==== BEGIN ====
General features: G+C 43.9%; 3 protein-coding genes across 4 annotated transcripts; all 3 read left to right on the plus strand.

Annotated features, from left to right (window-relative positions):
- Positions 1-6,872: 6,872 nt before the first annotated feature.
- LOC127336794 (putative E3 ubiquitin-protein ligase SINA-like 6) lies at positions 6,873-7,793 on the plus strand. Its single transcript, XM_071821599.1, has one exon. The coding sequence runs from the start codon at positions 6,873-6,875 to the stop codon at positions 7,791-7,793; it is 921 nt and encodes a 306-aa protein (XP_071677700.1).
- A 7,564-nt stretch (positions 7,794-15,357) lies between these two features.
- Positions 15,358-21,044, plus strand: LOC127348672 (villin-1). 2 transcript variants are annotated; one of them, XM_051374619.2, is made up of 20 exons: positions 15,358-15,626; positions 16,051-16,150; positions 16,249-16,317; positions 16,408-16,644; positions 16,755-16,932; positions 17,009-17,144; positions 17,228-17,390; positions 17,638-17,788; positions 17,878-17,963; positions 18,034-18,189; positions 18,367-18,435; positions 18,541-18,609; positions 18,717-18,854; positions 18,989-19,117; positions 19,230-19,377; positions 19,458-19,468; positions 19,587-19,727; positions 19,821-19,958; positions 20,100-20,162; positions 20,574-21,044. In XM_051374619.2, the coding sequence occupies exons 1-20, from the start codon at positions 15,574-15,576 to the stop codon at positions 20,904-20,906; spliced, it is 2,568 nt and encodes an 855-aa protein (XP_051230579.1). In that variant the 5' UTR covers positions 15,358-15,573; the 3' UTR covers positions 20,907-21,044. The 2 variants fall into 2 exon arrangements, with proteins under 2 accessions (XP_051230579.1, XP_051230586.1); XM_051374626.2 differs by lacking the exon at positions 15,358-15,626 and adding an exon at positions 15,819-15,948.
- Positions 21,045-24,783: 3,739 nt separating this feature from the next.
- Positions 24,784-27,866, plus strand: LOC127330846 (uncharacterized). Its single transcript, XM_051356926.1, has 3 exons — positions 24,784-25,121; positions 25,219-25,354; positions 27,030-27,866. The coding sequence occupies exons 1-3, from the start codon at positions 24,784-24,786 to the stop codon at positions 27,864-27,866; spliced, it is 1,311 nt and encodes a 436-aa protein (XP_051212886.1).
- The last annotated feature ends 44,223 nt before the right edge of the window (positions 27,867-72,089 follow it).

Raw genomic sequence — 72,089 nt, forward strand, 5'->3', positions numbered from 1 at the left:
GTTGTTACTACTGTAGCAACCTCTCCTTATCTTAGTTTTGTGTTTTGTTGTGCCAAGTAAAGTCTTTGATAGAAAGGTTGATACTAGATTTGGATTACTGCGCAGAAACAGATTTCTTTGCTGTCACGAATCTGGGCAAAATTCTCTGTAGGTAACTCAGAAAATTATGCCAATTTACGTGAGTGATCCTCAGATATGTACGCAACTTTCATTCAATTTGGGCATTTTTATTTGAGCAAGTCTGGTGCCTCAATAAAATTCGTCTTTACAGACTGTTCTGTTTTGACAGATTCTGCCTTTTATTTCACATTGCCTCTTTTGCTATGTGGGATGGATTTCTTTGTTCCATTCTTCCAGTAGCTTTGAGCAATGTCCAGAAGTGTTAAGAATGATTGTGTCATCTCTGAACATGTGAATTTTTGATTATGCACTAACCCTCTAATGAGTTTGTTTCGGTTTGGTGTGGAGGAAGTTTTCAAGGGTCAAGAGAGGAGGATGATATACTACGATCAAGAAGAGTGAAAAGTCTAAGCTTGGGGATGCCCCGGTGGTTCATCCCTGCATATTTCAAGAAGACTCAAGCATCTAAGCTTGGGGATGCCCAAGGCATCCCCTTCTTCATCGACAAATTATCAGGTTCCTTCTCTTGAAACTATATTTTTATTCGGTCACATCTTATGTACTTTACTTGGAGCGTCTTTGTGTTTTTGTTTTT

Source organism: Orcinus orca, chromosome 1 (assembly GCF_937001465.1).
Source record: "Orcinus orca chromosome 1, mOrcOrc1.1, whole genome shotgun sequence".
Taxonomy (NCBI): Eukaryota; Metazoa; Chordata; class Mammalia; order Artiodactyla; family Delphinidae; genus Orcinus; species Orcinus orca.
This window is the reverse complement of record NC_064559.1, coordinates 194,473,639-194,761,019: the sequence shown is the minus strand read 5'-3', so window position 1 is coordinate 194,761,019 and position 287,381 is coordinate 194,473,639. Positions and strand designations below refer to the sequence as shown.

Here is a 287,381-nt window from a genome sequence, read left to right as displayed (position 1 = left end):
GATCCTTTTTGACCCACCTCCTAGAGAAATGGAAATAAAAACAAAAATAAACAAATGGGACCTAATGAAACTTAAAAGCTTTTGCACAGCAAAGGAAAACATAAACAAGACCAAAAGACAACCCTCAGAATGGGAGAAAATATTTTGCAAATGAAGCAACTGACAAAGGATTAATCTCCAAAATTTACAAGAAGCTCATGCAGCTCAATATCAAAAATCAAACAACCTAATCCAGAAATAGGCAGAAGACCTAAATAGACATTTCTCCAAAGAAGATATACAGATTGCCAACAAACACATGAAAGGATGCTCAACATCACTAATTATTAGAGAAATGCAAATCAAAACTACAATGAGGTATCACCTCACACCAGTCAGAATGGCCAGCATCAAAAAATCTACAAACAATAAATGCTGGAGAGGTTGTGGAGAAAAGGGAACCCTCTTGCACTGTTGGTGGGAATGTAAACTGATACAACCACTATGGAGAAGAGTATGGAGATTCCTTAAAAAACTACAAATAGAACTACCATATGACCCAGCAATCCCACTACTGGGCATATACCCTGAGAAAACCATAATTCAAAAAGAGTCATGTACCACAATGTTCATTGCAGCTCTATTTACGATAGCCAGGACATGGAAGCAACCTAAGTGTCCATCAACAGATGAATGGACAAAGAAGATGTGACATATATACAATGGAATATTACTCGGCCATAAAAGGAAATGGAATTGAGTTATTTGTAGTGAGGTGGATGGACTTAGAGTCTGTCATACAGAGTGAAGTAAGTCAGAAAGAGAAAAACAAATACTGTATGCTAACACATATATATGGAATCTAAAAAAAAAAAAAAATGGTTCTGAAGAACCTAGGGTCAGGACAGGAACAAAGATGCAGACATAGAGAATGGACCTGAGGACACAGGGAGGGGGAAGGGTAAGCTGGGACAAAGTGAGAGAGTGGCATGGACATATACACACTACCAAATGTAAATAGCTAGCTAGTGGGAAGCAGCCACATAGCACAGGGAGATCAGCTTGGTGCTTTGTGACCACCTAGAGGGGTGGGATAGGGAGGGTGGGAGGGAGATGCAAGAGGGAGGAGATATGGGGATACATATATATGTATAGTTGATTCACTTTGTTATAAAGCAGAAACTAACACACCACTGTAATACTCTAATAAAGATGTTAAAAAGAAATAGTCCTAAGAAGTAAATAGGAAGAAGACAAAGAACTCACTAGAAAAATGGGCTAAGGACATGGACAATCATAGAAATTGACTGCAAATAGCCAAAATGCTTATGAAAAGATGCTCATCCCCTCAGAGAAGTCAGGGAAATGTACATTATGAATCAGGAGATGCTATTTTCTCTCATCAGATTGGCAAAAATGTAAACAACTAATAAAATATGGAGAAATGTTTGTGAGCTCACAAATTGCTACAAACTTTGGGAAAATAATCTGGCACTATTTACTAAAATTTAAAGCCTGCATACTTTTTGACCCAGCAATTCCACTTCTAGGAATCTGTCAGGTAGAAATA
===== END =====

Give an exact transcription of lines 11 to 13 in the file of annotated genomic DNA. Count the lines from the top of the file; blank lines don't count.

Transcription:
GTTGTTACTACTGTAGCAACCTCTCCTTATCTTAGTTTTGTGTTTTGTTGTGCCAAGTAAAGTCTTTGATAGAAAGGTTGATACTAGATTTGGATTACTGCGCAGAAACAGATTTCTTTGCTGTCACGAATCTGGGCAAAATTCTCTGTAGGTAACTCAGAAAATTATGCCAATTTACGTGAGTGATCCTCAGATATGTACGCAACTTTCATTCAATTTGGGCATTTTTATTTGAGCAAGTCTGGTGCCTCAATAAAATTCGTCTTTACAGACTGTTCTGTTTTGACAGATTCTGCCTTTTATTTCACATTGCCTCTTTTGCTATGTGGGATGGATTTCTTTGTTCCATTCTTCCAGTAGCTTTGAGCAATGTCCAGAAGTGTTAAGAATGATTGTGTCATCTCTGAACATGTGAATTTTTGATTATGCACTAACCCTCTAATGAGTTTGTTTCGGTTTGGTGTGGAGGAAGTTTTCAAGGGTCAAGAGAGGAGGATGATATACTACGATCAAGAAGAGTGAAAAGTCTAAGCTTGGGGATGCCCCGGTGGTTCATCCCTGCATATTTCAAGAAGACTCAAGCATCTAAGCTTGGGGATGCCCAAGGCATCCCCTTCTTCATCGACAAATTATCAGGTTCCTTCTCTTGAAACTATATTTTTATTCGGTCACATCTTATGTACTTTACTTGGAGCGTCTTTGTGTTTTTGTTTTT

Source organism: Orcinus orca, chromosome 1 (assembly GCF_937001465.1).
Source record: "Orcinus orca chromosome 1, mOrcOrc1.1, whole genome shotgun sequence".